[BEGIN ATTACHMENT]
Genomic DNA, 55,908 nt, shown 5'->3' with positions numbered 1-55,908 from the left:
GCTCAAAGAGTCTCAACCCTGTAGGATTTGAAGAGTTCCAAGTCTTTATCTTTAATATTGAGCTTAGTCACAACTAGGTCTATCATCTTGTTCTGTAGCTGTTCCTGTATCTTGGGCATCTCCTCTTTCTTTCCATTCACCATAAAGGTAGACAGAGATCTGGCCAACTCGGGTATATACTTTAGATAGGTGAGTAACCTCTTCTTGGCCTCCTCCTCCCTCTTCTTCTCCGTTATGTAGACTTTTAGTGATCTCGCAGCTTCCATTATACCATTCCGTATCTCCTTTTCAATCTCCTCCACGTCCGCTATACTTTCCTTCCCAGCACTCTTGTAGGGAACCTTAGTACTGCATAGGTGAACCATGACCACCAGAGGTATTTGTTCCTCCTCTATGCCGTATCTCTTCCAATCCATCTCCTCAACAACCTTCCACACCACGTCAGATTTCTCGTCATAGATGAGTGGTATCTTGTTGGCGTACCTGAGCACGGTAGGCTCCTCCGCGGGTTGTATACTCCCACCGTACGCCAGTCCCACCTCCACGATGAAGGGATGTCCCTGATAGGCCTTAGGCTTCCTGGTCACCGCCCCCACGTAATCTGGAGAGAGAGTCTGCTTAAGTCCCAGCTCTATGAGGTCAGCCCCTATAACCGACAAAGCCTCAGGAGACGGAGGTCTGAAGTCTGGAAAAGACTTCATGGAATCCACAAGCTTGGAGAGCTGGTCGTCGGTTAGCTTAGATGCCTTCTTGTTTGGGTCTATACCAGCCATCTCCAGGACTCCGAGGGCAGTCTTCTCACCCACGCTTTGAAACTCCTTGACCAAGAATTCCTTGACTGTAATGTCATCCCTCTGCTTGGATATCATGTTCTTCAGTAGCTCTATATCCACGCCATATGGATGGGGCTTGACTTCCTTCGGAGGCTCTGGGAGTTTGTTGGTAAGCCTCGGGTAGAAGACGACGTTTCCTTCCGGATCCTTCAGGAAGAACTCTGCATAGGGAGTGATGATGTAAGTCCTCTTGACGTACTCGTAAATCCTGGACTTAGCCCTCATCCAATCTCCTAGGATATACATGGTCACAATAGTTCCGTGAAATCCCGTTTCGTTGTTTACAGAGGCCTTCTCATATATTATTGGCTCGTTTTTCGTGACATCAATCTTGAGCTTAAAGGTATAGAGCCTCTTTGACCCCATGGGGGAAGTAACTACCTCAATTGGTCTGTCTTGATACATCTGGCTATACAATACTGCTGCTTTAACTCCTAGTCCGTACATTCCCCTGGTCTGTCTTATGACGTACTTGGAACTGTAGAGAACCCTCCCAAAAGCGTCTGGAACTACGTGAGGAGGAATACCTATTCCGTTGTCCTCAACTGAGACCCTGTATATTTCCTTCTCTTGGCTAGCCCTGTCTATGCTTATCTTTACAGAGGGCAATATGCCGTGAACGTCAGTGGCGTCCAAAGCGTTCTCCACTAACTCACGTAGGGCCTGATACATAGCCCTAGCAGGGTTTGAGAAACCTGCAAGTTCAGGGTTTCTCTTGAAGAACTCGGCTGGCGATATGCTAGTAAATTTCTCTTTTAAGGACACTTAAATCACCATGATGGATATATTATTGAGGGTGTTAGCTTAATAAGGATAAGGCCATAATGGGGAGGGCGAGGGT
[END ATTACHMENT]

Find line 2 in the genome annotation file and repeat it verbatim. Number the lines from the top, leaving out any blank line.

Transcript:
GCTCAAAGAGTCTCAACCCTGTAGGATTTGAAGAGTTCCAAGTCTTTATCTTTAATATTGAGCTTAGTCACAACTAGGTCTATCATCTTGTTCTGTAGCTGTTCCTGTATCTTGGGCATCTCCTCTTTCTTTCCATTCACCATAAAGGTAGACAGAGATCTGGCCAACTCGGGTATATACTTTAGATAGGTGAGTAACCTCTTCTTGGCCTCCTCCTCCCTCTTCTTCTCCGTTATGTAGACTTTTAGTGATCTCGCAGCTTCCATTATACCATTCCGTATCTCCTTTTCAATCTCCTCCACGTCCGCTATACTTTCCTTCCCAGCACTCTTGTAGGGAACCTTAGTACTGCATAGGTGAACCATGACCACCAGAGGTATTTGTTCCTCCTCTATGCCGTATCTCTTCCAATCCATCTCCTCAACAACCTTCCACACCACGTCAGATTTCTCGTCATAGATGAGTGGTATCTTGTTGGCGTACCTGAGCACGGTAGGCTCCTCCGCGGGTTGTATACTCCCACCGTACGCCAGTCCCACCTCCACGATGAAGGGATGTCCCTGATAGGCCTTAGGCTTCCTGGTCACCGCCCCCACGTAATCTGGAGAGAGAGTCTGCTTAAGTCCCAGCTCTATGAGGTCAGCCCCTATAACCGACAAAGCCTCAGGAGACGGAGGTCTGAAGTCTGGAAAAGACTTCATGGAATCCACAAGCTTGGAGAGCTGGTCGTCGGTTAGCTTAGATGCCTTCTTGTTTGGGTCTATACCAGCCATCTCCAGGACTCCGAGGGCAGTCTTCTCACCCACGCTTTGAAACTCCTTGACCAAGAATTCCTTGACTGTAATGTCATCCCTCTGCTTGGATATCATGTTCTTCAGTAGCTCTATATCCACGCCATATGGATGGGGCTTGACTTCCTTCGGAGGCTCTGGGAGTTTGTTGGTAAGCCTCGGGTAGAAGACGACGTTTCCTTCCGGATCCTTCAGGAAGAACTCTGCATAGGGAGTGATGATGTAAGTCCTCTTGACGTACTCGTAAATCCTGGACTTAGCCCTCATCCAATCTCCTAGGATATACATGGTCACAATAGTTCCGTGAAATCCCGTTTCGTTGTTTACAGAGGCCTTCTCATATATTATTGGCTCGTTTTTCGTGACATCAATCTTGAGCTTAAAGGTATAGAGCCTCTTTGACCCCATGGGGGAAGTAACTACCTCAATTGGTCTGTCTTGATACATCTGGCTATACAATACTGCTGCTTTAACTCCTAGTCCGTACATTCCCCTGGTCTGTCTTATGACGTACTTGGAACTGTAGAGAACCCTCCCAAAAGCGTCTGGAACTACGTGAGGAGGAATACCTATTCCGTTGTCCTCAACTGAGACCCTGTATATTTCCTTCTCTTGGCTAGCCCTGTCTATGCTTATCTTTACAGAGGGCAATATGCCGTGAACGTCAGTGGCGTCCAAAGCGTTCTCCACTAACTCACGTAGGGCCTGATACATAGCCCTAGCAGGGTTTGAGAAACCTGCAAGTTCAGGGTTTCTCTTGAAGAACTCGGCTGGCGATATGCTAGTAAATTTCTCTTTTAAGGACACTTAAATCACCATGATGGATATATTATTGAGGGTGTTAGCTTAATAAGGATAAGGCCATAATGGGGAGGGCGAGGGT